When checking out our planned Colorado hike the night before it was to take place, we had driven past another trail head, Guanella Pass, several miles from our campground. Once we had determined the hike we had planned was not possible due to the construction that would prevent us from making a timely start, we headed back to check out this option. The Guanella Pass Trail accessed a climb to another 14,000 foot peak: Mt. Bierstadt. While this is a less spectacular peak, barely a 14’er at a mere 14,060 feet, and a single summit, rather than a pair, we decided to shelve our plans for Gray’s and Torrey’s and settle for Bierstadt due to the circumstances beyond our control and that we could not have been aware of when planning our trip from the comfort of our home.
Thankfully I had remembered to pack our guide to the fourteeners, Colorado’s Fourteeners: From Hikes to Climbs, by Gerry Roach, before leaving on our trip. We had downloaded much information about our intended hike from the internet but nothing about any other peaks. We were now able to read up on Mt. Bierstadt and the description of the hike and determined this was a possibility for us.
This was the second major change in plans we had been required to make on this trip; a fact that was making me a bit uneasy and left me wondering what else might need to change. However, many years of road trips have taught us that, in spite of the best-laid plans, we needed to stay aware and re-evaluate our plans when circumstances warranted it rather than taking foolish and unnecessary chances. Therefore, Bierstadt it would be.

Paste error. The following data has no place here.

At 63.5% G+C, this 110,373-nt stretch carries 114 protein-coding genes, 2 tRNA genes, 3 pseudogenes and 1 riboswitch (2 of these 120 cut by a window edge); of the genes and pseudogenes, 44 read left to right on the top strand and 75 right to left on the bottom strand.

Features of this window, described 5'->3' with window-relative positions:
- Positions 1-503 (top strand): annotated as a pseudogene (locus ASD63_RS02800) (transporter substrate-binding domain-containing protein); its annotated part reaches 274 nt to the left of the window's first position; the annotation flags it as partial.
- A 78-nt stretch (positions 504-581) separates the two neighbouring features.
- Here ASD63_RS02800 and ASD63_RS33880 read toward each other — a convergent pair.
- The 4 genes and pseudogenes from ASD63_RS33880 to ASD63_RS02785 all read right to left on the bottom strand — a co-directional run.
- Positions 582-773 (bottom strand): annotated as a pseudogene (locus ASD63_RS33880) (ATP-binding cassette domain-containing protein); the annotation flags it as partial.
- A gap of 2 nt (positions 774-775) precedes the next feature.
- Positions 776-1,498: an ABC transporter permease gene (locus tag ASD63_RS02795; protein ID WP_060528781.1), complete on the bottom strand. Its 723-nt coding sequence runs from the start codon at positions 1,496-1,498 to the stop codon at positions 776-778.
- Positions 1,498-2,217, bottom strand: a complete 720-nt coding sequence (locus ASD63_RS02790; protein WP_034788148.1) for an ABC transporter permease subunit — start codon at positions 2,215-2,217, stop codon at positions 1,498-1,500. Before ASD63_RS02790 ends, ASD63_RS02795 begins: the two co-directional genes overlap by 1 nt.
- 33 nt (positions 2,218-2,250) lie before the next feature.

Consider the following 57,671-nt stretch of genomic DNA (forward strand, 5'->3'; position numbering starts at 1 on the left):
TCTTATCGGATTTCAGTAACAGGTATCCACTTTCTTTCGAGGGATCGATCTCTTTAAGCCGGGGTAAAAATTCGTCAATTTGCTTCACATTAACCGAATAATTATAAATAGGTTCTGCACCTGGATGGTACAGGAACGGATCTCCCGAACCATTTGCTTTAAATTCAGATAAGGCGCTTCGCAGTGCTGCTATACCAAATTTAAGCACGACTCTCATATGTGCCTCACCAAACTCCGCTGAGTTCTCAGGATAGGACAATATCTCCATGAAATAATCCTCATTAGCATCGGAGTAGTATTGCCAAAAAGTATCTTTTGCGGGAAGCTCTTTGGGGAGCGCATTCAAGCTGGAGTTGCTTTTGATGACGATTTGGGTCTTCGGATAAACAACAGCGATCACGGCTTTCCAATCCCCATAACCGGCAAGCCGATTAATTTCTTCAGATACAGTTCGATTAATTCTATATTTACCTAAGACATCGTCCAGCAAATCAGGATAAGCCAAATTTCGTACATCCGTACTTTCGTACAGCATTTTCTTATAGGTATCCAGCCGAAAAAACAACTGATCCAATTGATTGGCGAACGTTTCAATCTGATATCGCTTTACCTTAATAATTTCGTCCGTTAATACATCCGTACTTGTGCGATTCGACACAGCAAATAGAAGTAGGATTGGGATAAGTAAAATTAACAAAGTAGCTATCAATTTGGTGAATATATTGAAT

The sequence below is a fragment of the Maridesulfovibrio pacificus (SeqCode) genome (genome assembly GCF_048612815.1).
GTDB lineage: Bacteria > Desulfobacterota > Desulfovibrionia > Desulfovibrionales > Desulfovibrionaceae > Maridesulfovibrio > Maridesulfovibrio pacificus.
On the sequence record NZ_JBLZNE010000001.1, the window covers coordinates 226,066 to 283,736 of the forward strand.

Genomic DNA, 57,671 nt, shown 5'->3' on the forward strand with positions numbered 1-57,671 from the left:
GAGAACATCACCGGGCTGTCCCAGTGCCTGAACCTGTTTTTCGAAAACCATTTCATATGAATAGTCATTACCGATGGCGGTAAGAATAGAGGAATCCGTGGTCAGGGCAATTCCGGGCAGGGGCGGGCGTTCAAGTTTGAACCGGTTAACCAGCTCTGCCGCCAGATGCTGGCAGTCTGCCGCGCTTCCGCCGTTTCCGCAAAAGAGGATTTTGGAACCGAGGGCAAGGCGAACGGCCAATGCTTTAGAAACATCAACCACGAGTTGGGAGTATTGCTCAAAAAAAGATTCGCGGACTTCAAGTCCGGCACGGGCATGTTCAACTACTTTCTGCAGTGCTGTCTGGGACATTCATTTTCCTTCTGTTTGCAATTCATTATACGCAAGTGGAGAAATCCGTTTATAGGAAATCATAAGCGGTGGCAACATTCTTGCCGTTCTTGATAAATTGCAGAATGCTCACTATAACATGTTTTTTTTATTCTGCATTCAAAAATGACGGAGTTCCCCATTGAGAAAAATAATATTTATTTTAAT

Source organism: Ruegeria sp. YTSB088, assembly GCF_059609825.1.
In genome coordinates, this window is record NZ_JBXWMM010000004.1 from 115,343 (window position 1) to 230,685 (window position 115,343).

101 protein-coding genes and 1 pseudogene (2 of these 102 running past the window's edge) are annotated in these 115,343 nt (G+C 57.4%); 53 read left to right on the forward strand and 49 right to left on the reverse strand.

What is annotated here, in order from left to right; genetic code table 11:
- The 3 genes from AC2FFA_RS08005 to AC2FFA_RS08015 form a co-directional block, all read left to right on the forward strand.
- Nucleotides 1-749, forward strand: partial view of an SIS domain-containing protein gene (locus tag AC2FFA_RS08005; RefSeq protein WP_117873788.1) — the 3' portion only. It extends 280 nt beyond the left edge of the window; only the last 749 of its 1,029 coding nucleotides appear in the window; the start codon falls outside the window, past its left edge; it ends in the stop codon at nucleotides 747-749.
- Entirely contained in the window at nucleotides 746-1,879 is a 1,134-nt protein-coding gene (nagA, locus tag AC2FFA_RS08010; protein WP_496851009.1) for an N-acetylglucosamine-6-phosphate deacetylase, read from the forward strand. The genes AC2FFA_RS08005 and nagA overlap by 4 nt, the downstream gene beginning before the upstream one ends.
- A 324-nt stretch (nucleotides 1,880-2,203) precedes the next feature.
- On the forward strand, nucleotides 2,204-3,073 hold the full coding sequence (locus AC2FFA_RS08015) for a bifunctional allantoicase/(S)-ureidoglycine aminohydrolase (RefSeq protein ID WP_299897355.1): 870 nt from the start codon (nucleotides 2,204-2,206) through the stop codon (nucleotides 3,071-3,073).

There was also a slight opportunity to do a second peak as well, as Mt. Evans, 14,264 feet, considered the “parent” peak of Mt. Bierstadt, was close enough to access via a rocky “path” about a half mile long for the not-too-faint-of-heart. While Ryan was disappointed about the change to Bierstadt, he was excited about this possibility of the dual and more challenging climb. I, however, was quite intimidated by both the photos of the link between the two peaks and the trip descriptions I managed to locate in the guidebook. I remember thinking as we set out that I may just let the guys go on alone for that portion if they were determined to do so and I would head back down on my own, but still remained a bit open to the possibility that the descriptions were over-rated. We would see.
We relaxed a bit, reading descriptions of the Mt. Bierstadt hike from our guidebook, before turning in early. We planned to rise before the sun to make our way to our new trail head destination, now a mere three miles away. It is 6:36 am the next morning that we leave our campsite, arriving at the Guanella Pass trail head via the bumpy road less than 20 minutes later.
We use the facilities at the trail head in preparation for the hike. Luckily, previous experience had helped me to remember to bring along toilet paper, which we were only to happy to share with other hikers in need. At 7:10 we begin our climb, pleased with our timing. We are also in good company as many other eager and hearty souls are joining us on this journey. It is 55 degrees as we leave the trail head.
To read more about camping areas in Colorado, browse Woodall’s listings of Colorado camping.